China fears drive down stocks and oil, fuel turmoil
By Caroline Valetkevitch
NEW YORK (Reuters) - World stock indexes and oil prices slumped on Tuesday as weak Chinese data fueled worries about a slowdown in its economy, the world's second biggest, and sparked more market turmoil.
The fall in oil prices ended a three-day rally that had driven crude up more than 20 percent. Brent fell below $50 a barrel on concerns about global demand for petroleum.
U.S. stocks fell nearly 3 percent, with all three major U.S. equity indexes firmly in negative territory for the year-to-date. The benchmark S&P 500 is down 7 percent since Dec. 31.
The CBOE Volatility index , known as Wall Street's "fear gauge", was up 10.45 percent at 31.40, above its long-term average of 20. The index had spiked to 53.29 on Aug. 24.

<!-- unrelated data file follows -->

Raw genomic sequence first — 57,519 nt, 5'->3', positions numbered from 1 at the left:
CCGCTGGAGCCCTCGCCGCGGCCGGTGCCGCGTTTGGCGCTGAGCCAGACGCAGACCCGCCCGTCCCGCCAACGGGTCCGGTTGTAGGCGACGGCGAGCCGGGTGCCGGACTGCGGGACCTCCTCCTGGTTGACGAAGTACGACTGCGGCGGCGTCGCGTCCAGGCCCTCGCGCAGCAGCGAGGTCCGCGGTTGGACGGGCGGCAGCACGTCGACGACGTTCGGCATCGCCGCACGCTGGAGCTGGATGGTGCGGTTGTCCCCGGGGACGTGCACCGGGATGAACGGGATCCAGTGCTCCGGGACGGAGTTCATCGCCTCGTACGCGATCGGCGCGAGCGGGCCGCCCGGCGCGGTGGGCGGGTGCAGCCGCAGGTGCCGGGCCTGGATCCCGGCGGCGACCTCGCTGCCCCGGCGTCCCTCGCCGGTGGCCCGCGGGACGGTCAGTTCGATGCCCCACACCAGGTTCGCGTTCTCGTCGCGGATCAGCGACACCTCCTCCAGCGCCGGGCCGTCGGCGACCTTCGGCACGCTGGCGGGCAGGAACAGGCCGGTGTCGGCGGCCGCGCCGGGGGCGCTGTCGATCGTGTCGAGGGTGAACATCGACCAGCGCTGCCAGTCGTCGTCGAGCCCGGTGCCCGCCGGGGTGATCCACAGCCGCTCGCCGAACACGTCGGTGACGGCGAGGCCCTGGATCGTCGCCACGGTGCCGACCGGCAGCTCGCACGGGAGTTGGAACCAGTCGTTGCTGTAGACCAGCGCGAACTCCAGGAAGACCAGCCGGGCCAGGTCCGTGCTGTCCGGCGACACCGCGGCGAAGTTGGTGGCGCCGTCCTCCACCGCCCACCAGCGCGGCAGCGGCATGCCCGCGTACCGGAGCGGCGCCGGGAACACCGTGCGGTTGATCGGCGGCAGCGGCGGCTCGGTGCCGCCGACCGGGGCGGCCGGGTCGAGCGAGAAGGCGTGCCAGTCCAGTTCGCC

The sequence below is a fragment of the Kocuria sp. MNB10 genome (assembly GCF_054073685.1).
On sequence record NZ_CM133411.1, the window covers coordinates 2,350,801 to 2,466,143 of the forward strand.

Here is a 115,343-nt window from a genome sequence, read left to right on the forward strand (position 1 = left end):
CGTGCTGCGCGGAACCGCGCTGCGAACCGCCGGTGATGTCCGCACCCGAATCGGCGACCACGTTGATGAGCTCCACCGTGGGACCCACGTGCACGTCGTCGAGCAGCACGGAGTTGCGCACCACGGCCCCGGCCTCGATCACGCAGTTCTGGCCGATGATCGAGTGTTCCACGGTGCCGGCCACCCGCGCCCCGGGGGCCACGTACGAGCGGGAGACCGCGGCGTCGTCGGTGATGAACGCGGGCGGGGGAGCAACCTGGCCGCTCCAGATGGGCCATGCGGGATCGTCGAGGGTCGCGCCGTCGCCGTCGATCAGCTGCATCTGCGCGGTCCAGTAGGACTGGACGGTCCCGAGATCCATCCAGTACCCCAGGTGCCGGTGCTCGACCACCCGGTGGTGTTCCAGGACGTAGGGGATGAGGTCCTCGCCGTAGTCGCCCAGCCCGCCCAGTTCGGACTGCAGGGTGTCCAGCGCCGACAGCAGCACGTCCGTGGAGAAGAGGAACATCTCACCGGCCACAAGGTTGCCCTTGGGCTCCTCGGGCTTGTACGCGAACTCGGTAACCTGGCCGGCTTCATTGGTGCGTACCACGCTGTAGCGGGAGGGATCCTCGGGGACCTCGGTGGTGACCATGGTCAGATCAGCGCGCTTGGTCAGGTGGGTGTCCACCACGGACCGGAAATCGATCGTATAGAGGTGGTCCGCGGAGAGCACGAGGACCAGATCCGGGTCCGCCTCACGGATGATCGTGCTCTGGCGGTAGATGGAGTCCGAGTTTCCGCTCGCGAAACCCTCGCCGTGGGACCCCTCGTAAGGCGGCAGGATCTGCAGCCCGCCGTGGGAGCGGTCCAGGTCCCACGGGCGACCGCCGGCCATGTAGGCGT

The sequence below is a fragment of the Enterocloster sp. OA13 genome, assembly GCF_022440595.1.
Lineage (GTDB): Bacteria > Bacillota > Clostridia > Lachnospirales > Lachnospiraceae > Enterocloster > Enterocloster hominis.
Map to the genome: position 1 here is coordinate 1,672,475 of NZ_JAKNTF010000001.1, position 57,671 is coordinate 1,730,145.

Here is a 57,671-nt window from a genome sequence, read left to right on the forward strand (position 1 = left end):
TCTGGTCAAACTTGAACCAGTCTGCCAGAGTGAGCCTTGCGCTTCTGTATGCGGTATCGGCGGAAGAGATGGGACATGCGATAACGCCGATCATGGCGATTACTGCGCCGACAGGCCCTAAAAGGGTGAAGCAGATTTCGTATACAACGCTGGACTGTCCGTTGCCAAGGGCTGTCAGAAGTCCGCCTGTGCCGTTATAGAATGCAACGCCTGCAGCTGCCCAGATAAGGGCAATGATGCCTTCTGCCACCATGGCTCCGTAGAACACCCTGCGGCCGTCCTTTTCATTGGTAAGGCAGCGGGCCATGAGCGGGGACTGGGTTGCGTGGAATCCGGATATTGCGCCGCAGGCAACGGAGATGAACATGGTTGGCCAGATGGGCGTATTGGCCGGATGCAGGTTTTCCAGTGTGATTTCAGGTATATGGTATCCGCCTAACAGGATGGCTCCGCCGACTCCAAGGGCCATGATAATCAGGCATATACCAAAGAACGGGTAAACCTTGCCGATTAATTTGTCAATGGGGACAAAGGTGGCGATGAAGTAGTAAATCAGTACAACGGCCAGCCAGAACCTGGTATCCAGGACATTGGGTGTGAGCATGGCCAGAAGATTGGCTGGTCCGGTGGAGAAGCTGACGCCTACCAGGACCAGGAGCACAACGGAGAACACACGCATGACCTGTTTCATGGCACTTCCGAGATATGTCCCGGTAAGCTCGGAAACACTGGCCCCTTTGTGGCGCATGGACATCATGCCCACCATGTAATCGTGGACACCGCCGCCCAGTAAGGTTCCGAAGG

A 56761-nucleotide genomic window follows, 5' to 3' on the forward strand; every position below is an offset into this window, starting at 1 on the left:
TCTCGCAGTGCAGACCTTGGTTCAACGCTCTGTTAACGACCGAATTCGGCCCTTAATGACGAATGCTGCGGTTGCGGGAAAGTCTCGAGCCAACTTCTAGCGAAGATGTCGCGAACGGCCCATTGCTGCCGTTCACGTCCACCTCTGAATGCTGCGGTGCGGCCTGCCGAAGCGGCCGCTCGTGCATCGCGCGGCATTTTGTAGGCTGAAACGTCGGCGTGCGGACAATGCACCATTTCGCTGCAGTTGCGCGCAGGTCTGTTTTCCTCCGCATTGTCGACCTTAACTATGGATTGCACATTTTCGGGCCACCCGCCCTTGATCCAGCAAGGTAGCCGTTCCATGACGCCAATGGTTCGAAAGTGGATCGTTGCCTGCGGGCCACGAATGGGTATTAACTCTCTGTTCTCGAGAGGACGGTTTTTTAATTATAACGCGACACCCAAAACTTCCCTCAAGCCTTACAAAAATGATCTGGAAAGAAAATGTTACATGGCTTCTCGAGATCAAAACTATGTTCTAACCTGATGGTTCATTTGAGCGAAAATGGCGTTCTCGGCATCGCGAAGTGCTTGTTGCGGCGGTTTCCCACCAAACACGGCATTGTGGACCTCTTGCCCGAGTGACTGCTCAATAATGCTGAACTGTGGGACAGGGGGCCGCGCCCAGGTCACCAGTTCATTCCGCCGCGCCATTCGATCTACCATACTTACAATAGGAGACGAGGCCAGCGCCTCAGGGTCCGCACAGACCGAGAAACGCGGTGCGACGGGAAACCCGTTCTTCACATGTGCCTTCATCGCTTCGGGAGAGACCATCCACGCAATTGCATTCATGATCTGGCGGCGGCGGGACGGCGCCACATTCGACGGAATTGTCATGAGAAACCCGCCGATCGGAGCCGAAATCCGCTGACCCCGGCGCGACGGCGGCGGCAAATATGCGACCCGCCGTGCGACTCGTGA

The moves followed a stormy week that left investors concerned about further market losses due to slowing growth in China and the effect on the global economy. The S&P 500 on Monday posted its worst monthly decline since 2012.
The recent signs of weakness in big economies has raised doubts about earnings growth and fueled worries about whether central bank support could make a difference after years of loose policy around the globe.
Comments by Federal Reserve Vice Chairman Stanley Fischer over the weekend appeared to keep alive the chances of a U.S. interest rate increase in September.
"It's general risk aversion manifesting itself after a really bad August," said Mohannad Aama, managing director at Beam Capital Management LLC in New York. "The continued uncertainty about China is definitely adding to worries." Continued...